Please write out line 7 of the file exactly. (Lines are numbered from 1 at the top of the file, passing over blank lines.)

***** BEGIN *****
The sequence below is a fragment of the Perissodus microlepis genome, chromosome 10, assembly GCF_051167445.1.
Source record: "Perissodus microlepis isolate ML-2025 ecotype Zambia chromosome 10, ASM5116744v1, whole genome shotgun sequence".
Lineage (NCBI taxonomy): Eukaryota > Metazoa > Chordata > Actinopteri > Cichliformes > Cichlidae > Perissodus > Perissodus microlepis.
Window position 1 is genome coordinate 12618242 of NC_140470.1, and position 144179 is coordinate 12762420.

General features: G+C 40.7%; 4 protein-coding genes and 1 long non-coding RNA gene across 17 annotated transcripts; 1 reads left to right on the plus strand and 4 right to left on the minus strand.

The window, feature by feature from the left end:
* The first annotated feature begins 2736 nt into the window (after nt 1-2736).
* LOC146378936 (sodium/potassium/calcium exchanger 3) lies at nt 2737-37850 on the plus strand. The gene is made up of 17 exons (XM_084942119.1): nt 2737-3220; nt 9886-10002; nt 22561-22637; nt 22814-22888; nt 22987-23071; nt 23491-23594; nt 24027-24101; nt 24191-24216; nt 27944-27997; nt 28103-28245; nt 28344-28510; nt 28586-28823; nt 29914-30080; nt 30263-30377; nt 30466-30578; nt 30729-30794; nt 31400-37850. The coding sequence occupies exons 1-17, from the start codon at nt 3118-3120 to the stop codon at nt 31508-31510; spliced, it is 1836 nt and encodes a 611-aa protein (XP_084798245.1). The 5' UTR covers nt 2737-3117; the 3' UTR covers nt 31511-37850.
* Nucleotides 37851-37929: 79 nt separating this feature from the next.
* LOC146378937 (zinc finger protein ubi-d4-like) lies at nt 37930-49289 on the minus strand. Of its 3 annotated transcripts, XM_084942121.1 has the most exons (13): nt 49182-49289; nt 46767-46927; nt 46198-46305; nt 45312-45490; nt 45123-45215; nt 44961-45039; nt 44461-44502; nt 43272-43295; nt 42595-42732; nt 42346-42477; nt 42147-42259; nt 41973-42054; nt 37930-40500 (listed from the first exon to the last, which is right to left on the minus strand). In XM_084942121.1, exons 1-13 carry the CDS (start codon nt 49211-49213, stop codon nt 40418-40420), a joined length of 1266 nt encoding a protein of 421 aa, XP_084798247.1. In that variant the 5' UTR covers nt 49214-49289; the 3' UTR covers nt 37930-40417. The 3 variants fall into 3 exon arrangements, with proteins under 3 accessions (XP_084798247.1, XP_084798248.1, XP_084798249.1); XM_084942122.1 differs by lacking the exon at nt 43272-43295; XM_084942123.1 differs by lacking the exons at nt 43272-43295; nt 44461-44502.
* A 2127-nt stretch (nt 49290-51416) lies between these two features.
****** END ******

* The first annotated feature begins 2736 nt into the window (after nt 1-2736).